Wellcome Open Research, the future of scholarly communication? [Originally published in LSE Impact of Social Sciences blog in February/2019]

In this blog, Robert Kiley and Michael Markie, discuss the ambition behind creating Wellcome Open Research, an innovative funder led publishing platform, and assess the success of the platform over its first two years. Going on to imagine a future, in which all research is published using the principles behind Wellcome Open Research, they suggest the potential benefits such a publishing system would have for research and research assessment. Read More →

Is a dramatic boost to open access imminent? I think so!

Recent developments, such as Plan S, a funder mandate for grantees to publish their findings with open access, as well as the growth in preprints – in terms of number of articles posted as well as preprint services becoming available – are bound to have a major impact on the amount of new scientific journal literature being openly and freely accessible by anyone, anywhere. Read More →

Pirates of the medical literature – a worldwide bibliometric study

A large volume of medical literature is being illegally downloaded in almost every country in the world. There is a significant relationship between the scientific output of these countries and the density of illegal downloads, especially in middle-income countries. This unequal pattern of legal access to medical literature requires the attention of both the publishing industry and policy makers. Read More →

SciELO after 20 Years: the future remains open

The present and future of the SciELO Program, of the 15 collections of the SciELO Network and, particularly, of the over 1,000 SciELO journals, was widely analyzed and debated at the SciELO 20 Years Week in the context of a globalized and inclusive scholarly communication. The alignment with open science becomes the driving force behind the operation and improvement of quality journals focused on professionalization, internationalization, and operational and financial sustainability. The expectation is that within the next three years most journals and the research they publish will be operating according to the best practices of open science. Read More →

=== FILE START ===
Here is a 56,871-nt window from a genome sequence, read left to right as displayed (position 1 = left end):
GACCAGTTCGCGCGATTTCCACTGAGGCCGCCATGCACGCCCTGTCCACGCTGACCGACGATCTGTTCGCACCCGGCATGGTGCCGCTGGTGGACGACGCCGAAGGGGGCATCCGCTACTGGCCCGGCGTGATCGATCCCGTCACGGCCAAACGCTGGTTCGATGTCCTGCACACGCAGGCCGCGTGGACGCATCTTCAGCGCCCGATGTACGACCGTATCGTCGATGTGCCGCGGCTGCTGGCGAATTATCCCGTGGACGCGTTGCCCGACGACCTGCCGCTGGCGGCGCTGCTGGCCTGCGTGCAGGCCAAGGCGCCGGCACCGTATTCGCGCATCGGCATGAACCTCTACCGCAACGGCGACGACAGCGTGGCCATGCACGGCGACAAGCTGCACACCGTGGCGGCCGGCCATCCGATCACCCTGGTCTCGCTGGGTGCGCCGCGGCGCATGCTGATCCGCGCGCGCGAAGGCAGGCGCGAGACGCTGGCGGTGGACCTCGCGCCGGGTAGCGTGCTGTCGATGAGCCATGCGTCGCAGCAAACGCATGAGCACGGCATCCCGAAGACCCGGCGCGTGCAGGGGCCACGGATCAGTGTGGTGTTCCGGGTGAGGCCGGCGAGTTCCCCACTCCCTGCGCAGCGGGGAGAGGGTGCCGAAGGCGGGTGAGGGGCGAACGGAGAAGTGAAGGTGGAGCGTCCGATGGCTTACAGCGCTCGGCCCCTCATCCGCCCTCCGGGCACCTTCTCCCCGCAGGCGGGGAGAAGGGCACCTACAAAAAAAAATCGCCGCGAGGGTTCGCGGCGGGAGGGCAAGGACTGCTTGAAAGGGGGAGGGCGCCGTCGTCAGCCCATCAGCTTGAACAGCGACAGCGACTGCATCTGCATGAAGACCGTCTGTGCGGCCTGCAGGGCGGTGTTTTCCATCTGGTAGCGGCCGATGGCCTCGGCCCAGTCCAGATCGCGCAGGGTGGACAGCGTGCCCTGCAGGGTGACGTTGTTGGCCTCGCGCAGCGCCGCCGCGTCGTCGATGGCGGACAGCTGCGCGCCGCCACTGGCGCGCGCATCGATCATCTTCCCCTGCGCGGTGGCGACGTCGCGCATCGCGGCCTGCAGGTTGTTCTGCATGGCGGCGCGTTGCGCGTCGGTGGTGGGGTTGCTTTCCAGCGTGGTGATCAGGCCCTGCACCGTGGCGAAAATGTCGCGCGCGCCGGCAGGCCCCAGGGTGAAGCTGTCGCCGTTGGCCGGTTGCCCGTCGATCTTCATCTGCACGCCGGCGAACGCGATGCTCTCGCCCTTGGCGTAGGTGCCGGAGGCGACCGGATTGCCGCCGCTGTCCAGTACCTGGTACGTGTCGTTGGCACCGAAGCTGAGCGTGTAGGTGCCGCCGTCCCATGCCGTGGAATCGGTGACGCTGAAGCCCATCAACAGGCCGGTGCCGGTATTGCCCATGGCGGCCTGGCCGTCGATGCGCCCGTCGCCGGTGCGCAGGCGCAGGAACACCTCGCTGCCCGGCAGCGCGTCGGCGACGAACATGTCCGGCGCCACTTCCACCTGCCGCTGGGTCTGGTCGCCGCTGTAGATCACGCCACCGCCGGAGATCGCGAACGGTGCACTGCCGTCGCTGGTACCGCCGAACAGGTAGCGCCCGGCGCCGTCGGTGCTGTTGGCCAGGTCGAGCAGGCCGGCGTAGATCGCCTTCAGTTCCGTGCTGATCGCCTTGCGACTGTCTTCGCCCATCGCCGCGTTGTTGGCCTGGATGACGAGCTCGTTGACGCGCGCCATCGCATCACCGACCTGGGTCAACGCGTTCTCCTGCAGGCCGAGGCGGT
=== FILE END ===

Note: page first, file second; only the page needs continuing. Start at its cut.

Plan S — and Article Processing Charges (APCs)

Recently, in Europe, a plan has been launched to accelerate the transition to open access. It is called Plan S. Its key principle is stated as follows: “After 1 January 2020 scientific publications on the results from research funded by public grants provided by national and European research councils and funding bodies, must be published in compliant Open Access Journals or on compliant Open Access Platforms.” Some issues are highlighted, especially the issue of the cost of APCs, and some suggestions for possible improvement of Plan S are given. Read More →

SciELO 20 years: from visionary to indispensable [Originally published in Jornal da Unicamp in October/2018]

SciELO celebrates 20 years, surpassing in these two decades the mark of 1,200 journals from 14 countries, indexed and accessible through its portal. There are more than 700,000 daily hits. The project is still a pioneer producing an information source complementary to the international bibliographic and bibliometric databases. Read More →

At 20 Years, the SciELO Network updates priorities and advances to open science

The 20 Years of SciELO mark the transition to a new period of development of the program, the network of 16 national collections and mainly of the journals, which will be characterized by the progressive adoption of best practices of open science communication that advocates the celerity and transparency in the evaluation processes and communication of research and the opening of the articles’ underlying content in favor of their reuse and the reproducibility of research results. The updating of the priority lines of action will contribute to updating the collections’ indexing policies and the journals’ editorial policies. Read More →

Open Access and open science: a historic opportunity

The open access movement in Latin America has a historic opportunity to connect with other practices, tools and experiences of open science – open data, open parts evaluation, open laboratory notebooks, open software and free hardware – and invite other actors to participate and share their contributions to science. Read More →